I believe that when big companies and small businesses get together to share ideas, great things can happen—and so does Toyota. Bringing to life its philosophy that businesses have a purpose bigger than making money—to have a positive impact on people, society and the environment—Toyota is reaching out to share its unique and effective process philosophy with other manufacturers, nonprofits and community organizations to help them develop more efficient operations.
Toyota has partnered with filmmakers to create a series of short films documenting some of its most impactful projects. Called The Toyota Effect, the series highlights the company’s mission to share its Toyota Production System (TPS) with other organizations. TPS is an integrated social-technical system, first developed in the 1940s in Japan, that uses small, continuous improvements (Kaizen) to create high-quality work, making organizations more competitive.
Recently, I had the chance to preview Toyota’s mini-film on ACE Metal Crafts. With Toyota’s help, this small manufacturer cut their production and shipping process from eight weeks per order down to five-and-a-half weeks per order using TPS.
ACE Metal Crafts is a second-generation business that CEO Jean Pitzo inherited from her father and plans to pass on to her daughter one day. In recent years, however, ACE had grown rapidly and the company’s systems hadn’t kept pace with demand. Toyota’s TPS team stepped in, working with the company over an 18-month period holding improvement workshops three days per month to improve ACE Metal Craft’s processes.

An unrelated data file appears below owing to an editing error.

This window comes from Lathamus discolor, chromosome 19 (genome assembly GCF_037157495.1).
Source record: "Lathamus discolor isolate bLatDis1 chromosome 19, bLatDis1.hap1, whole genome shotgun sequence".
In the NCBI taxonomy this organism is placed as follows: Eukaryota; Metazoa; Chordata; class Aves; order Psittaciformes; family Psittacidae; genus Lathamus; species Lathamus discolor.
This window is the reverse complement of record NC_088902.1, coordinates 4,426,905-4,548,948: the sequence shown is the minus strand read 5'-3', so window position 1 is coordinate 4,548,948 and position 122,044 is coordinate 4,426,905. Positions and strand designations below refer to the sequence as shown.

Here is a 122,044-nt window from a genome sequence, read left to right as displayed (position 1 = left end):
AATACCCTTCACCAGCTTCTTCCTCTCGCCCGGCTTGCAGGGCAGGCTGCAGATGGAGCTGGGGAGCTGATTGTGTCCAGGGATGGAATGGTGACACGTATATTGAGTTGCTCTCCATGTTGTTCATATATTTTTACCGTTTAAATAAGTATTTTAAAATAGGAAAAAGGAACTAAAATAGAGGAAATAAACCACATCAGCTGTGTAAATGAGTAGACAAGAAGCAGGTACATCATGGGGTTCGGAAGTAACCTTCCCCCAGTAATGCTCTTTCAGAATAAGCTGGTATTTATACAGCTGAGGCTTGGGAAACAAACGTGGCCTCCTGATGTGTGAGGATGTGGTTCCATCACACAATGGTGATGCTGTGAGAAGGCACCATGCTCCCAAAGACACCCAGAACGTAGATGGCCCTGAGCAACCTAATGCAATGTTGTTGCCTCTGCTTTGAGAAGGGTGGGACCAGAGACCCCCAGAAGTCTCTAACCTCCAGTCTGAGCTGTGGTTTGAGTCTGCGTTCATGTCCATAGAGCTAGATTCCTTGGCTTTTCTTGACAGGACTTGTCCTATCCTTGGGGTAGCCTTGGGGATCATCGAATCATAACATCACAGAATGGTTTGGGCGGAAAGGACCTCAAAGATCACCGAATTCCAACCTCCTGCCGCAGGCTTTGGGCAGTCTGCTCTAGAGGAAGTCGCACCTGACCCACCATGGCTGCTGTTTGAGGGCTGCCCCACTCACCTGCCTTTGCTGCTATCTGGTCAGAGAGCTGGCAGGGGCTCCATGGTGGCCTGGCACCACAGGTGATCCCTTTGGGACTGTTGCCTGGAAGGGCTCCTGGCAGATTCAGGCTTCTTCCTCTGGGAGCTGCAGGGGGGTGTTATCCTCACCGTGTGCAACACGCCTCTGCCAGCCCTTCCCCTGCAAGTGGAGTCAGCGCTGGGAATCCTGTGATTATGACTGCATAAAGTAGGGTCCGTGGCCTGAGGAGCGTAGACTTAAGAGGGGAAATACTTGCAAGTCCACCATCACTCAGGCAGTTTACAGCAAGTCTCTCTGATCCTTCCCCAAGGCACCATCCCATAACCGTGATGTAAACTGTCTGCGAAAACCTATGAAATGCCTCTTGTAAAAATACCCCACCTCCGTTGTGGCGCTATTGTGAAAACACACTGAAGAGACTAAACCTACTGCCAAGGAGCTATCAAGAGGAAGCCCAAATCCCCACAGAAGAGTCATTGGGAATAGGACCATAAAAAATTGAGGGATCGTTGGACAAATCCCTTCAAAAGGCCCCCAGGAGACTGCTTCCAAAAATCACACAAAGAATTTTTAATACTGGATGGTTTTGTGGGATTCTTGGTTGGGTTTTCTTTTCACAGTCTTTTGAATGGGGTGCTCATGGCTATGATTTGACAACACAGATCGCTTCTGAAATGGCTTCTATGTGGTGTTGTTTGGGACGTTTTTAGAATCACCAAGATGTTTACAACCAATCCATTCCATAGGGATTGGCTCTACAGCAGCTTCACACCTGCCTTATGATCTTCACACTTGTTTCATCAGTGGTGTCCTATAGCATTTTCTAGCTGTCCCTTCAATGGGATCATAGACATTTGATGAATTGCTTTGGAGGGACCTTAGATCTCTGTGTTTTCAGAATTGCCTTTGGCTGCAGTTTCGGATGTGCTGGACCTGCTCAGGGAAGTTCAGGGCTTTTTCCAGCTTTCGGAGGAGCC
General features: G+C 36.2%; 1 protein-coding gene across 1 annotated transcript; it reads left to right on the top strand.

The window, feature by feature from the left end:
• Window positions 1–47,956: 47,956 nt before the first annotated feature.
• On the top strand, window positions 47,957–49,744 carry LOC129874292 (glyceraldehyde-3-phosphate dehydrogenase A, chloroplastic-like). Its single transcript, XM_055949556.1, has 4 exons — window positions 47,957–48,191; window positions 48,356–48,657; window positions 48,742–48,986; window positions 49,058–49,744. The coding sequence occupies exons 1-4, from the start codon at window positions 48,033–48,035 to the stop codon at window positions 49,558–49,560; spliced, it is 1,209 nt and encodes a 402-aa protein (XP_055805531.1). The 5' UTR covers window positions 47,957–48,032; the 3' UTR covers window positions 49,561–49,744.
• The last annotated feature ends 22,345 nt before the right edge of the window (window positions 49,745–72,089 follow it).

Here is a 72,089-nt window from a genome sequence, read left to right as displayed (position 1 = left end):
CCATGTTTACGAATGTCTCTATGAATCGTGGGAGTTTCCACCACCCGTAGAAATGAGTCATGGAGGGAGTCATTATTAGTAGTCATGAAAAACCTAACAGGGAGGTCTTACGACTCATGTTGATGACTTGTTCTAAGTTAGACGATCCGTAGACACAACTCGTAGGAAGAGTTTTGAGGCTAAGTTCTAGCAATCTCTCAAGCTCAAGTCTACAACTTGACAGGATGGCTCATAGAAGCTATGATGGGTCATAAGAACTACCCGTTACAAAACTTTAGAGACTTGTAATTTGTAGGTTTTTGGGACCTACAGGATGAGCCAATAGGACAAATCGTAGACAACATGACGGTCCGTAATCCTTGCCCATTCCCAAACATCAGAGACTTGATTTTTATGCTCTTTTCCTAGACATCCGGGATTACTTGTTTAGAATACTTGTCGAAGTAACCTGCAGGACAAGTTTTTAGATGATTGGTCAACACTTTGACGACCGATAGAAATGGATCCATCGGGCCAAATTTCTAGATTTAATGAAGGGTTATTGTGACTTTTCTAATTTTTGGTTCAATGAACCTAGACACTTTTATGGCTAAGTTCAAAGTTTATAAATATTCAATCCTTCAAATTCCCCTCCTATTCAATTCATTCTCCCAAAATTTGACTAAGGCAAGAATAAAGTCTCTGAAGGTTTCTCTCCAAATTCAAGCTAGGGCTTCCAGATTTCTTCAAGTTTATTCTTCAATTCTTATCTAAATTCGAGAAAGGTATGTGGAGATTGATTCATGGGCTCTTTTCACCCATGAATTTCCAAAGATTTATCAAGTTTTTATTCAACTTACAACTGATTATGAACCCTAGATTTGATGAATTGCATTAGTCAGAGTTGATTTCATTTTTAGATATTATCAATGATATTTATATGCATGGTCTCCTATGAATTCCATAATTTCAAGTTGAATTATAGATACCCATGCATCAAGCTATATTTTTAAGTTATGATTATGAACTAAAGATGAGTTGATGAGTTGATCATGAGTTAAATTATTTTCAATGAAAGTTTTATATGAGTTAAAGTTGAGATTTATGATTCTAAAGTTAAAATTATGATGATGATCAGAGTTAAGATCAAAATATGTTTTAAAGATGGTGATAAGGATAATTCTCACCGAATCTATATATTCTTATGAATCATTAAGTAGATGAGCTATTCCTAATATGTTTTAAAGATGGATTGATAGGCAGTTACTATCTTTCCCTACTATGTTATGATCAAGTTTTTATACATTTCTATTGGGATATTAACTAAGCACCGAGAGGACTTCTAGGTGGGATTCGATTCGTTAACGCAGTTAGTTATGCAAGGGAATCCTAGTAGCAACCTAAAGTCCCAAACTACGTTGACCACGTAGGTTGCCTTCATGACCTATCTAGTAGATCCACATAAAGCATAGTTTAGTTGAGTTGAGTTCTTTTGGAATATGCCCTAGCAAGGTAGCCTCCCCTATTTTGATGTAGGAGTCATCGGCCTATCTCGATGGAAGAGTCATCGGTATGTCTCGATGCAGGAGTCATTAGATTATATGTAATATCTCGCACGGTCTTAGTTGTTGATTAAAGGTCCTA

I was fascinated by the philosophy behind TPS and by the huge effects that small changes can have. For example, Toyota suggested that ACE’s shipping department tape off a floor space the size of a shipping truck, then stack finished orders in the space so they can easily see when they’re ready to load a truck. By making tiny improvements like these, ACE cut one production process from six days down to six minutes.
TPS not only improves systems, it also improves employees’ lives by empowering them to make a difference. “I’ve taken away from my experience with Toyota that most people want to succeed in their work, and bad processes make this impossible,” says Pitzo. “I also learned that it is up to all of us to improve the company, not just me. The more team members that are trained in the eight-step problem solving method, the more problems can be solved.”
“[Employees] have seen the positive changes that have resulted from our efforts with Toyota,” adds ACE President Dale Ball. “The level of engagement has increased and the level of chaos is down. Many employees have had a chance to present their Kaizen accomplishments to the rest of the employees and have pride about making a difference.”
Since working with Toyota, ACE has added 20 employees. “We have so much more capacity since we started with Toyota,” says Ball. What does the future hold for ACE? “We plan to develop our problem-solving process company-wide,” says Ball, “[because] the better we are at solving problems, the stronger our competitive advantage will be in the future. We want to continue to grow organically and start to look at acquisitions. In the long term, we see a bright future with an abundance of growth opportunities that will help us with our purpose to unleash potential in people.”
Want to learn more? Check out Toyota’s recently released mini-film on ACE Metal Crafts here.
This post was created in partnership with Toyota. All opinions expressed in the post are my own and not those of Toyota.